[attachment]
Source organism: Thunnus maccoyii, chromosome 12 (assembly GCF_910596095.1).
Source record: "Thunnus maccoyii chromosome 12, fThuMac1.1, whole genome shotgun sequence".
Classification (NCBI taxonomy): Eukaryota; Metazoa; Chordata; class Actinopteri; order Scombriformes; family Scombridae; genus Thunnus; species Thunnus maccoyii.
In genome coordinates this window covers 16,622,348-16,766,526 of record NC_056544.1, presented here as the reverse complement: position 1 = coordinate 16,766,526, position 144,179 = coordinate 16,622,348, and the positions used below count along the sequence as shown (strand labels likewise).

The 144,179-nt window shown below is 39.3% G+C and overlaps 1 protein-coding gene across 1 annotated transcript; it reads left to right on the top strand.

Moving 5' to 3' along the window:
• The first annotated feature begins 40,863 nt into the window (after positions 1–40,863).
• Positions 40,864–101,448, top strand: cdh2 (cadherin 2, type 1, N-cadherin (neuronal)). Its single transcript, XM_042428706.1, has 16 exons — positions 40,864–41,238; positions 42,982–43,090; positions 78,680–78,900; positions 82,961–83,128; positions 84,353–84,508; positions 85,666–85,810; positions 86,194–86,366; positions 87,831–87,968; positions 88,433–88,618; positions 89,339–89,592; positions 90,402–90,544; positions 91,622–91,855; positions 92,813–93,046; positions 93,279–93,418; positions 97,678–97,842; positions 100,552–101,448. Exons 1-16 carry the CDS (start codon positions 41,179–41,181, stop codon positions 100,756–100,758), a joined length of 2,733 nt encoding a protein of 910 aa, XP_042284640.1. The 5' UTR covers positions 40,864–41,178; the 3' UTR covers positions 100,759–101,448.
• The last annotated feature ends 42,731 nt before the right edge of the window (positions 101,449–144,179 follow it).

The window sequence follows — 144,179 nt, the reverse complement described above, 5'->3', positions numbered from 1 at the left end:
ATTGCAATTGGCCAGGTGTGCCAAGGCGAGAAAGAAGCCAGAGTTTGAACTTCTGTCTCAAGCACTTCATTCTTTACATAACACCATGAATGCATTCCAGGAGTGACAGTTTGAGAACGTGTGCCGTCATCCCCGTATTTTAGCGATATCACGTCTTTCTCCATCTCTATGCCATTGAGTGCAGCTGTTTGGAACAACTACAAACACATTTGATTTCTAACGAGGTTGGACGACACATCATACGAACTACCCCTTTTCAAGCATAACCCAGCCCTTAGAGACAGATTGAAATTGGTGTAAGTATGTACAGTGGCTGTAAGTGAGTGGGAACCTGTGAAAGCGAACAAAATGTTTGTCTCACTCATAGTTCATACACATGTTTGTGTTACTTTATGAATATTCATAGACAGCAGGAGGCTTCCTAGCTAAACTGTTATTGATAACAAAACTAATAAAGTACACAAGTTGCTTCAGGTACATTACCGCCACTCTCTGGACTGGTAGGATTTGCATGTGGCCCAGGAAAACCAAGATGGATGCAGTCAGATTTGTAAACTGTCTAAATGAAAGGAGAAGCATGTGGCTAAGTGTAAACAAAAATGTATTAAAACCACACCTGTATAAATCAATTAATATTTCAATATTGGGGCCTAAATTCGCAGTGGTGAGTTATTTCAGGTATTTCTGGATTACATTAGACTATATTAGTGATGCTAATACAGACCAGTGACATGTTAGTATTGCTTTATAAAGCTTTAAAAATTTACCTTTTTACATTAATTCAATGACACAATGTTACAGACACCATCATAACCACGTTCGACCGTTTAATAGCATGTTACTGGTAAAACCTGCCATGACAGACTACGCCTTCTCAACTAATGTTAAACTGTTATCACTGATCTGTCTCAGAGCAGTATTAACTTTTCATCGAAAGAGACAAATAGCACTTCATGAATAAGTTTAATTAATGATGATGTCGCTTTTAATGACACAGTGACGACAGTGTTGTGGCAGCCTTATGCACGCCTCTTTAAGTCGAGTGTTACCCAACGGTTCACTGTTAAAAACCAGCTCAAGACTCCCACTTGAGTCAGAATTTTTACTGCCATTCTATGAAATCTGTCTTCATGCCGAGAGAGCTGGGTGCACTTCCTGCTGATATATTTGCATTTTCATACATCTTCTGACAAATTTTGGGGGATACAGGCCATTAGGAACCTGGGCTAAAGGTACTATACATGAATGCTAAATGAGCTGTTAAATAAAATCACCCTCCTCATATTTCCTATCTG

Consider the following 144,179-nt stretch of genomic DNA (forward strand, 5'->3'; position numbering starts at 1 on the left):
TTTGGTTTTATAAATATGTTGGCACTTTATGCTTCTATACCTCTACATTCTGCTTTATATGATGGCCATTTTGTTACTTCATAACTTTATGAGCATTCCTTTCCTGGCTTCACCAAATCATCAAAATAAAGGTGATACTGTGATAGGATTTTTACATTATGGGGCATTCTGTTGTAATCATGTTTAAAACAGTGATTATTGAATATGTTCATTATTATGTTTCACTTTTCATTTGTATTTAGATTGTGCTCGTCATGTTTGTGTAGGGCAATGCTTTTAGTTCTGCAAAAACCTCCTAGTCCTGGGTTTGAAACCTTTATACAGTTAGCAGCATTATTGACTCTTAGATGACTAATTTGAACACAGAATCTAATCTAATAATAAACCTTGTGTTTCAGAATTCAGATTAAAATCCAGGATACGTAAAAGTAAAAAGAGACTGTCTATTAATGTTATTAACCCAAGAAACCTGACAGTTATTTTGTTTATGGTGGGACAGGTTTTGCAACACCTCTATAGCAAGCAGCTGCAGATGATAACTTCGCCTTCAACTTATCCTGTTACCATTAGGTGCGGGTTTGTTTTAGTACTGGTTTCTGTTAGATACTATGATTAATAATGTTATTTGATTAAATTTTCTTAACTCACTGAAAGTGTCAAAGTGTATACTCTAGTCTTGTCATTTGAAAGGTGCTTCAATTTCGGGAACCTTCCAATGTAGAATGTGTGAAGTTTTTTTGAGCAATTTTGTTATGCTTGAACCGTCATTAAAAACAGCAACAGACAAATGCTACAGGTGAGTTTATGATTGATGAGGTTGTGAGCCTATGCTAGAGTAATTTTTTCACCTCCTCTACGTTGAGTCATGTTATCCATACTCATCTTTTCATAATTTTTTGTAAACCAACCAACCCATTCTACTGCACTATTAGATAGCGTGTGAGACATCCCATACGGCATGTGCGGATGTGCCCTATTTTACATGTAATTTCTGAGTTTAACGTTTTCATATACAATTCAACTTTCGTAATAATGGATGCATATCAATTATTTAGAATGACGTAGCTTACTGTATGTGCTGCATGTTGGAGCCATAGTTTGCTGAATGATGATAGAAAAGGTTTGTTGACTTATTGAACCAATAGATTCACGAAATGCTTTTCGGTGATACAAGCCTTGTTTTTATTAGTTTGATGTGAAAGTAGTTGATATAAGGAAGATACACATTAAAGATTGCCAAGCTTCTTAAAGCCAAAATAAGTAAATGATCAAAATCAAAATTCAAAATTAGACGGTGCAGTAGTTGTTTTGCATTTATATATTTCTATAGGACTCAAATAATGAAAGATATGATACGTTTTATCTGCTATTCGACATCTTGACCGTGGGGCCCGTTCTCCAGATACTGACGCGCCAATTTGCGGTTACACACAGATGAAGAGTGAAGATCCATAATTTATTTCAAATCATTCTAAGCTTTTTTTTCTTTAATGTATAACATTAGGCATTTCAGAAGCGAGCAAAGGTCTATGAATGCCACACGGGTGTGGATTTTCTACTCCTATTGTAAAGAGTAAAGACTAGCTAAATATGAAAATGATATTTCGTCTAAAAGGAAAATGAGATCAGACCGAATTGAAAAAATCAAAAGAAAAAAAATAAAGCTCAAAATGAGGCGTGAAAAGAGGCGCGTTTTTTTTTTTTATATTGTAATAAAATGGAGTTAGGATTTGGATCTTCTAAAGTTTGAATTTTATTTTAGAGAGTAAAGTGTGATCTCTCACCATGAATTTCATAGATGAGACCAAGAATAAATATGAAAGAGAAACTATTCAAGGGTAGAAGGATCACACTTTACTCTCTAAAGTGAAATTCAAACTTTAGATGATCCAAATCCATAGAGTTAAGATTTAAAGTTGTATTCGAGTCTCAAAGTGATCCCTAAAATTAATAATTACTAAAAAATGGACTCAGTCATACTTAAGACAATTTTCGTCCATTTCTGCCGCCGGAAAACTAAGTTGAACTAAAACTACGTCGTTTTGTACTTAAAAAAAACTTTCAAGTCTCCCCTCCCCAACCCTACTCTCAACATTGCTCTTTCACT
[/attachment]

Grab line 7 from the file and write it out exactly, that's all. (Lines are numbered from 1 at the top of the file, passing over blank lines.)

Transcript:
• The first annotated feature begins 40,863 nt into the window (after positions 1–40,863).